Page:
Several other advances have fueled cloud computing’s widespread adoption. These include object storage, which refers to metadata for stored content; duplication, in which multiple copies of a piece of data can be aggregated as one copy; and the evolution of enterprise storage tiering. Tiering is a process where data that is most often accessed or that requires fast response is kept on the storage system with the fastest throughput.
The smartphone is the fastest-growing consumer technology in history, having reached 50 percent penetration of U.S. households in just 7 years. It took the home computer nearly 20 years to do the same thing. Cloud computing will give smartphone users effectively infinite computing resources at their mobile beck and call. There are dozens of specification and standards development organizations and industry associations already working on standards in the cloud space, although there are few completed cloud standards or specifications to date. A recent research study by Visiongain reported that the cloud computing market will reach a value of $37.9 billion by the end of 2012. The study further predicts that the cloud computing market will steadily continue along the road to expansion over the next five years, particularly in developed countries. The findings also indicate that more than 30% of worldwide enterprises make use of at least one cloud-based solution.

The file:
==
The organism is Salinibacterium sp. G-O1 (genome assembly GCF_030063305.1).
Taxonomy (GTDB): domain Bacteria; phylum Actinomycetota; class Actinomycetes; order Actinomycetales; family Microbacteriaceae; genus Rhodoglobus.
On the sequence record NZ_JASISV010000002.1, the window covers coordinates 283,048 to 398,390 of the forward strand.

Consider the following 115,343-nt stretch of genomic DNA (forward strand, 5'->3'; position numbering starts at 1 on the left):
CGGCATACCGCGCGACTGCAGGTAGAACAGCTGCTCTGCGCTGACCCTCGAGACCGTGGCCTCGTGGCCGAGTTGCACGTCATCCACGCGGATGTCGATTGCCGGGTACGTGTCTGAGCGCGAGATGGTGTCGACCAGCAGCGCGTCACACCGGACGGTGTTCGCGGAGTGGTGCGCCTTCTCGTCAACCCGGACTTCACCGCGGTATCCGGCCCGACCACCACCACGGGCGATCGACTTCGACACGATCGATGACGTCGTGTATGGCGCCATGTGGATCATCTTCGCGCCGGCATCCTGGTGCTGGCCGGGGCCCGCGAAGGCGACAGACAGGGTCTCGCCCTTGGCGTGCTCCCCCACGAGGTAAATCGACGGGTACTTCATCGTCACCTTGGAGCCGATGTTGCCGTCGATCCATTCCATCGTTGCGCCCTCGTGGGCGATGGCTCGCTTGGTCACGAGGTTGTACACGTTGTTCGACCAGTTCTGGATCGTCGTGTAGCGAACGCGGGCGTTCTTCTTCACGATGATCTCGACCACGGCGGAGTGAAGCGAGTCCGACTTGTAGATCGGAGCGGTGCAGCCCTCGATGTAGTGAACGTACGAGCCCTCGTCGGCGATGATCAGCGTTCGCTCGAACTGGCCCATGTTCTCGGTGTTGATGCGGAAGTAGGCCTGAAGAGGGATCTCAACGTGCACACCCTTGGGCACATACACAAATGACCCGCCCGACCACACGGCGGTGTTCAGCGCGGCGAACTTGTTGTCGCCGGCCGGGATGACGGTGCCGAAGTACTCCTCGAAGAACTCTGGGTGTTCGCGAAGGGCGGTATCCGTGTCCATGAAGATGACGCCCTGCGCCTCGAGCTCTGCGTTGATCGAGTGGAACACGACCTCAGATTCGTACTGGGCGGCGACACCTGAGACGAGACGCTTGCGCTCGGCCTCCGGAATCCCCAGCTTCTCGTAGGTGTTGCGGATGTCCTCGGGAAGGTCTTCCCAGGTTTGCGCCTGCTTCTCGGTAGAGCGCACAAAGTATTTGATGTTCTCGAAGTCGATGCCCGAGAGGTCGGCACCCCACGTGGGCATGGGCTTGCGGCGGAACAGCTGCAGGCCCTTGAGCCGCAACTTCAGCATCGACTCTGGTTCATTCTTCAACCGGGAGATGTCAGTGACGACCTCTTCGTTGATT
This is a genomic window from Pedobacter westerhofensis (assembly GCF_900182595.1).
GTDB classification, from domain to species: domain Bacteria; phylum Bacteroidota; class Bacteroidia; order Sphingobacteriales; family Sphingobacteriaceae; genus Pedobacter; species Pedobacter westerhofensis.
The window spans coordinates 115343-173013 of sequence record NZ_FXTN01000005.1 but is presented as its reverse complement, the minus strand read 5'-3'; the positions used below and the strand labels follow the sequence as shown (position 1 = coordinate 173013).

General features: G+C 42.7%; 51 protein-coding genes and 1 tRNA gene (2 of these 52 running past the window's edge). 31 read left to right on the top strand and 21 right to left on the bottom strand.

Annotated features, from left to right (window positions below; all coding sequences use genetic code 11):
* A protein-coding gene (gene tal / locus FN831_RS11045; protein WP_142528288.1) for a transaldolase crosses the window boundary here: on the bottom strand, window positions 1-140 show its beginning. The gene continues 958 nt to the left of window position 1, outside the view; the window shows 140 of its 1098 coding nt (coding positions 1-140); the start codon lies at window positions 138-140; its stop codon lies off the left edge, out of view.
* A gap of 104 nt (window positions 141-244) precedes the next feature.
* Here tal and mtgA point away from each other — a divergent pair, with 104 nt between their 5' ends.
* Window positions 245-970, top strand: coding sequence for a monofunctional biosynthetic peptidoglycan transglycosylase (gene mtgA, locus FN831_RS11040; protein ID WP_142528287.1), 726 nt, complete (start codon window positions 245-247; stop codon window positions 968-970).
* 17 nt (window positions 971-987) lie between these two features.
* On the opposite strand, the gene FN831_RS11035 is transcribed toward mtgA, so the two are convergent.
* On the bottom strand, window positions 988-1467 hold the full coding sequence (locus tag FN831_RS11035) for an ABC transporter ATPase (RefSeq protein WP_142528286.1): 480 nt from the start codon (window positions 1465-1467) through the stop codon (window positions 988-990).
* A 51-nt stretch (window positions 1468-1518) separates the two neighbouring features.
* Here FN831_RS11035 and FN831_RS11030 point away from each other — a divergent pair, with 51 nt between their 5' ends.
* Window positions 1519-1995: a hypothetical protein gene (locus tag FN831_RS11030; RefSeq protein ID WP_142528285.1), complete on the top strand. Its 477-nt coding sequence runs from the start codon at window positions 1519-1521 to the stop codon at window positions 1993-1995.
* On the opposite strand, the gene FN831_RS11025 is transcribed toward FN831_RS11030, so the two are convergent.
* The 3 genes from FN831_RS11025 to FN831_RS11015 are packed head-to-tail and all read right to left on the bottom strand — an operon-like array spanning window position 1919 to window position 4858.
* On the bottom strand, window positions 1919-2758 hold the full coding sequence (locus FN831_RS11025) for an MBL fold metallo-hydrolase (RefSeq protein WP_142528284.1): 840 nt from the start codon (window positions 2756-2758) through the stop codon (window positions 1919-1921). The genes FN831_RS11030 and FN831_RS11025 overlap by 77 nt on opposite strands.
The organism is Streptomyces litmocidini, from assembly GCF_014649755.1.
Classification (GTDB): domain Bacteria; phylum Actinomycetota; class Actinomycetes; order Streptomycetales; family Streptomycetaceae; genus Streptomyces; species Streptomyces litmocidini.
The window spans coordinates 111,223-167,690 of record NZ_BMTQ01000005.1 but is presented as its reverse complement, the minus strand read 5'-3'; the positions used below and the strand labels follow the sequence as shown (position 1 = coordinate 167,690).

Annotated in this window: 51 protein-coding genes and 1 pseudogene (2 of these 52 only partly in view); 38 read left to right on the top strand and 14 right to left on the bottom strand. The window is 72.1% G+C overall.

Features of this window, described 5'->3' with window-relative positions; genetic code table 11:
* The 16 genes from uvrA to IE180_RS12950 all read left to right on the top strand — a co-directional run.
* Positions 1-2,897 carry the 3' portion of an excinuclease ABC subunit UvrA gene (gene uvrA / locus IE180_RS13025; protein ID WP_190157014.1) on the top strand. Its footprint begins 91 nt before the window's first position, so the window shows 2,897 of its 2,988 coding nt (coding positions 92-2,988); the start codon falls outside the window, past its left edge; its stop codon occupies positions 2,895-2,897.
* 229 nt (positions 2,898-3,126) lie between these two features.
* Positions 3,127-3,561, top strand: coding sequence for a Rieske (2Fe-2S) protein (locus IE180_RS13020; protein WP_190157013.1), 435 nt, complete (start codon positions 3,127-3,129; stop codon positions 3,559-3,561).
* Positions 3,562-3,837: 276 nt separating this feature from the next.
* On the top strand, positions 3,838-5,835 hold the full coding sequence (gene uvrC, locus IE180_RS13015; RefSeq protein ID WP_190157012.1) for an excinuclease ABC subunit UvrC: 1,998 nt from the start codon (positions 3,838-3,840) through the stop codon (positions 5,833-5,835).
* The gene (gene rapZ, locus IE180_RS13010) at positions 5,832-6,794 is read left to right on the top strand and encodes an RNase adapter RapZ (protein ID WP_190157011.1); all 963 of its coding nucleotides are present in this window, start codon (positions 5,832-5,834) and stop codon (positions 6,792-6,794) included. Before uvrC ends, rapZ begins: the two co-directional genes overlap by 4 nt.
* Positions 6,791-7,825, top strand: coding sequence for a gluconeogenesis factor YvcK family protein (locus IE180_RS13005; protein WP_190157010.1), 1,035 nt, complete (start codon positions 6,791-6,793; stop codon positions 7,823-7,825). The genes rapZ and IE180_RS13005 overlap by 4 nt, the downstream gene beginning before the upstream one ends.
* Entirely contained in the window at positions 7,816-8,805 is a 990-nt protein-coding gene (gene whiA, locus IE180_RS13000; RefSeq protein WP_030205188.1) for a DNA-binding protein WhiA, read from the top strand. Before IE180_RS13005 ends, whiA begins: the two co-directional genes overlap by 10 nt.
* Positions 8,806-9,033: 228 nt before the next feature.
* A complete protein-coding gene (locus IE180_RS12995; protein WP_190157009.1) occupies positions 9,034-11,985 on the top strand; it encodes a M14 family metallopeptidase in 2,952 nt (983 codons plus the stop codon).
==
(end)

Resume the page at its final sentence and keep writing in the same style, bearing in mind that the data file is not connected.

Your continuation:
Whatever the future brings, one thing’s for sure, all businesses should be thinking about the cloud. If you don’t become educated about cloud computing and the potential it has for expanding your business and lowering operating costs, you will be at a significant competitive disadvantage. In other words, if a business isn’t looking into the cloud, it is spending way more on IT than it has to. As I mentioned before, It is expected that by 2020, computing and storage will be in the cloud, and we’ll stop calling it the cloud.
In the next article ‘theprofessionaldigest’ brings you the typical challenges facing currently and the ongoing solutions.